Melissa Logue, a 41-year-old mother, was taking her 3-year-old daughter to her room for a nap one afternoon last January when suddenly the right side of her body went numb and she couldn’t speak. Thankfully, her firefighter husband recognized that Melissa was experiencing a stroke. She was taken to Mercy San Juan Medical Center, a comprehensive stroke center, where Dr. George Luh, interventional neuroradiologist, Dignity Health Neurological Institute, performed a mechanical thrombectomy procedure on Melissa, which manually removed two blood clots from her brain. Today, Melissa is a stroke survivor with no disabilities.
Mechanical thrombectomy, using stent retrievers and extremely flexible suction catheters is a new advanced treatment for stroke that, combined with proper use of imaging to improve patient selection, is the treatment of choice for the removal of emergent large blood clots, according to five recent studies.
Sacramento Bee Health Care Reporter Claudia Buck interviewed Dr. Luh about this procedure, the high quality stroke care at the comprehensive stroke center, and the importance of recognizing stroke symptoms. She also interviewed Melissa Logue about her stroke, her recovery and her second chance at life.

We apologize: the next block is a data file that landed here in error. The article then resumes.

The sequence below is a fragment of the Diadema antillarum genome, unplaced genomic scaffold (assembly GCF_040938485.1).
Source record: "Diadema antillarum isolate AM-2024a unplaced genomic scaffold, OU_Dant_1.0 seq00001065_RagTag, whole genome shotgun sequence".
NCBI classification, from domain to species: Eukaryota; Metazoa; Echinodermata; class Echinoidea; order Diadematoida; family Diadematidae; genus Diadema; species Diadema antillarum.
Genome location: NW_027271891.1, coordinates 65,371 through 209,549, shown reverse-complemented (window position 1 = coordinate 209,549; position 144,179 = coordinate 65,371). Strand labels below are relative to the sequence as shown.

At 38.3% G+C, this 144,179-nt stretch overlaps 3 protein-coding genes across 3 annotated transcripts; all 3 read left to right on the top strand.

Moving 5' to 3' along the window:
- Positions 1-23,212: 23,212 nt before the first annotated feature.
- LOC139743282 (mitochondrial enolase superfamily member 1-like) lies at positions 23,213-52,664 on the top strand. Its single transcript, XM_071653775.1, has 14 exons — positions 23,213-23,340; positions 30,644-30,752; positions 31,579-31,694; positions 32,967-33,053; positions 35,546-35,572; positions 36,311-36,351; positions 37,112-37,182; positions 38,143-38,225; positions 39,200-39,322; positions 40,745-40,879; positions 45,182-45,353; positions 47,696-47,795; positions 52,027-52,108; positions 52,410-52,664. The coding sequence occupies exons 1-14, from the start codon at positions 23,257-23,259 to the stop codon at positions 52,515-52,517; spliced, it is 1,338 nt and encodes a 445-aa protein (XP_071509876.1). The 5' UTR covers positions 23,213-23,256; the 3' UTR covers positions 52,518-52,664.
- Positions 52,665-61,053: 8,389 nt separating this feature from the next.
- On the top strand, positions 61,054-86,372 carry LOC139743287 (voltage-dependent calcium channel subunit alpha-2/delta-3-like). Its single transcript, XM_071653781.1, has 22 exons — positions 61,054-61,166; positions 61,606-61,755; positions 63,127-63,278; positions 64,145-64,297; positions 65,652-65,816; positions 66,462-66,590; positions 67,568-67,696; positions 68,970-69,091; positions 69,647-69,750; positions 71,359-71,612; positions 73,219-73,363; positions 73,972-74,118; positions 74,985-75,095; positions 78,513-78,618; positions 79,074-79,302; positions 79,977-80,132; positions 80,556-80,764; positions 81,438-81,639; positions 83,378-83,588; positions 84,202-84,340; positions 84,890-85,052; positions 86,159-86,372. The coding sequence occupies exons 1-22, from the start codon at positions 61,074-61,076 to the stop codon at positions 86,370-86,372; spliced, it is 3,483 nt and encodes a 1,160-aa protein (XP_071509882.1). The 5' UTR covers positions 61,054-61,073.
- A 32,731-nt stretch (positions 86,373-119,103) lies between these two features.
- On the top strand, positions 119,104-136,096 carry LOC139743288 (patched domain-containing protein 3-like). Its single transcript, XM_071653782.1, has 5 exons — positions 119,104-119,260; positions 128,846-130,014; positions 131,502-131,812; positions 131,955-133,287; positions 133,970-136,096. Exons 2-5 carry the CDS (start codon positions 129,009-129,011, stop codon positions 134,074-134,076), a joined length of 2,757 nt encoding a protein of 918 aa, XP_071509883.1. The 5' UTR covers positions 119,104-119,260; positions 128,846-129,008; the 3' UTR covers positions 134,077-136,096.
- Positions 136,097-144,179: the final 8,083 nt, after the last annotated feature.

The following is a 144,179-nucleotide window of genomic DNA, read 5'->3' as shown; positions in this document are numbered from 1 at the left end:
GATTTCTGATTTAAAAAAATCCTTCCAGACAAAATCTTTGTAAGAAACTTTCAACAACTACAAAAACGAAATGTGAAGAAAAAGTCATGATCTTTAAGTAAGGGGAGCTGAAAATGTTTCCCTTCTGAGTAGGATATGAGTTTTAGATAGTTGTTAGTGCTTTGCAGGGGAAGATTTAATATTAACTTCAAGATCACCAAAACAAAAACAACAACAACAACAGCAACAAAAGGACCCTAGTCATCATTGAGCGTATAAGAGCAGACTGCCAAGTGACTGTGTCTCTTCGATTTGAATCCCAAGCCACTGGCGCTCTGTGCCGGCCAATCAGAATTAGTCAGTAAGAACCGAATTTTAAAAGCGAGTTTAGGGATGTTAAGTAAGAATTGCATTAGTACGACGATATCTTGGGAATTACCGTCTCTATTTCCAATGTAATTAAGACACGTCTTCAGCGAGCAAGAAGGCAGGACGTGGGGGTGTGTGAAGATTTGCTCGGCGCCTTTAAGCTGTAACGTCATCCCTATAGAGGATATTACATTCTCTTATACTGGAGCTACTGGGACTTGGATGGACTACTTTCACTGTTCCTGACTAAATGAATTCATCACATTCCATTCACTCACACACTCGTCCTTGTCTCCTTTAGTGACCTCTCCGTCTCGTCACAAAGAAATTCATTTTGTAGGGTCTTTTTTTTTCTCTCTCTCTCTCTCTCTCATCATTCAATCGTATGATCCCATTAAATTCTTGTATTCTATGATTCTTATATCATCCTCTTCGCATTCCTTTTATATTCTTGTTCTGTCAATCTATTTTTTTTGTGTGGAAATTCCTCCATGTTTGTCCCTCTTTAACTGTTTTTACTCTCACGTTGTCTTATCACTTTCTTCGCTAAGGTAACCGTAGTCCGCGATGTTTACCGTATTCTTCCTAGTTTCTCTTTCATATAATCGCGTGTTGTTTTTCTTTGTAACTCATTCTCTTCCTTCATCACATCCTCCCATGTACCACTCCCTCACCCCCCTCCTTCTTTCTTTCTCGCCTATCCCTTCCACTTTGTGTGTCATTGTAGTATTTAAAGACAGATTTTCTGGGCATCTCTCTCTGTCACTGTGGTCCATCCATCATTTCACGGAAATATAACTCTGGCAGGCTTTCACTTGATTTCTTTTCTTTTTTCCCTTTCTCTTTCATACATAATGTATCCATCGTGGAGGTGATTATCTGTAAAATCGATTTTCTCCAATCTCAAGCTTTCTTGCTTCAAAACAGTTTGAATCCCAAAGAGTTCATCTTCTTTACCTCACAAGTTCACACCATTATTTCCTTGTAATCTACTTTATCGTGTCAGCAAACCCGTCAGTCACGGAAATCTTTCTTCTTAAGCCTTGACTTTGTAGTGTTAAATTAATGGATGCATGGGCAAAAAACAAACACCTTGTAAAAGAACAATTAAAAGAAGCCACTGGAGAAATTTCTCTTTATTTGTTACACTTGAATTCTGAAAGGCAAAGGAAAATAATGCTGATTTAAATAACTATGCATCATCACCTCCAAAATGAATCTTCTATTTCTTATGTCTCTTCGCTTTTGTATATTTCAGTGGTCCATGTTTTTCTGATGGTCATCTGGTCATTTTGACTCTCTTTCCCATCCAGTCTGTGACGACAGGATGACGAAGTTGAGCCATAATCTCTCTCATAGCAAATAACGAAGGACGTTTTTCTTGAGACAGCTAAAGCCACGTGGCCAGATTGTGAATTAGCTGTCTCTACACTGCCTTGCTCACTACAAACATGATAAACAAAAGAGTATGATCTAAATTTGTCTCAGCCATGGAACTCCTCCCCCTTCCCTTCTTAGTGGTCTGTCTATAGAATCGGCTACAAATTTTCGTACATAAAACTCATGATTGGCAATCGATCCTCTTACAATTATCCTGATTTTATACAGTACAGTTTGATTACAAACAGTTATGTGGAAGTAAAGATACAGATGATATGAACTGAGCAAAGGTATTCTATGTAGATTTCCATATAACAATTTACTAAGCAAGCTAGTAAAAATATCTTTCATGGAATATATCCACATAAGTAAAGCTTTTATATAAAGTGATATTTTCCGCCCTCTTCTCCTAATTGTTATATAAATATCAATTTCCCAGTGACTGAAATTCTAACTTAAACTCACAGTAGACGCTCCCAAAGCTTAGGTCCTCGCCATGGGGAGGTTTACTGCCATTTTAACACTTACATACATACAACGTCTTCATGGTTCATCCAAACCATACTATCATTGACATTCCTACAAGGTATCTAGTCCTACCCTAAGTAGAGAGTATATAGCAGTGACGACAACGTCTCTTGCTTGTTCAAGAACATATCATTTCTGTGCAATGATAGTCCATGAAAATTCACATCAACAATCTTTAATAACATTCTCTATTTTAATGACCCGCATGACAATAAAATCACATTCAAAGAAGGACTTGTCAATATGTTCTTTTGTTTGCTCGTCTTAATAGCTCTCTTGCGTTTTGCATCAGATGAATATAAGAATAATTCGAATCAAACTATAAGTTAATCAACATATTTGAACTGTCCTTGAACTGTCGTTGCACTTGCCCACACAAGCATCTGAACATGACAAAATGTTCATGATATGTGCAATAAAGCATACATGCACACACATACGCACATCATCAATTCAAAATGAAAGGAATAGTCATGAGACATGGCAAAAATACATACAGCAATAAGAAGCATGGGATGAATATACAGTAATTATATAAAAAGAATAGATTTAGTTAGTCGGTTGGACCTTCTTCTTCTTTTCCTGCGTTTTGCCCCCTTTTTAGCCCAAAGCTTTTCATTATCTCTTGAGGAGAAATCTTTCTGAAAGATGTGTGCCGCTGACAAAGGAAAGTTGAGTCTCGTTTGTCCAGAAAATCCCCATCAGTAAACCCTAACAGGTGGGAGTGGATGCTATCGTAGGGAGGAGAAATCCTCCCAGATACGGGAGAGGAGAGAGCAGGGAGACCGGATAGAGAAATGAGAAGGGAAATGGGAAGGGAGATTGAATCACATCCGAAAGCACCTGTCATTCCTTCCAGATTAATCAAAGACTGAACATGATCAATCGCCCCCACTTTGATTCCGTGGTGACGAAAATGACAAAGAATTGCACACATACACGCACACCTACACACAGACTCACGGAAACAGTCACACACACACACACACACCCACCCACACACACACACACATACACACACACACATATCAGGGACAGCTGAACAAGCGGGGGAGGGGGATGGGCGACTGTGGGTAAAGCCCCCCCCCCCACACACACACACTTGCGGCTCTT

Dignity Health Neurological Institute of Northern California is proud to be the region’s leader in neurovascular care, treating the highest volume of neurovascular patients in the area. Our renowned team includes neurologists, neurosurgeons, neurointerventional radiologists and neurocritical care specialists.
Mercy San Juan Medical Center is the only hospital north of the Bay Area to earn The Joint Commission’s new advanced Comprehensive Stroke Center certification, recognizing the hospital for its ability to treat the most complex stroke cases and provide 24/7 access to neurology, neurosurgery, neurointerventional radiology, and neurocritical care. The new certification also reflects the hospital’s capabilities and investments, particularly related to:
- Vascular neurosurgery services
- Use of advanced imaging technologies to diagnose and treat stroke patients
- Ongoing stroke-related research and commitment to public education of stroke
- Participation in clinical trials
- Existence of a dedicated neurointensive care unit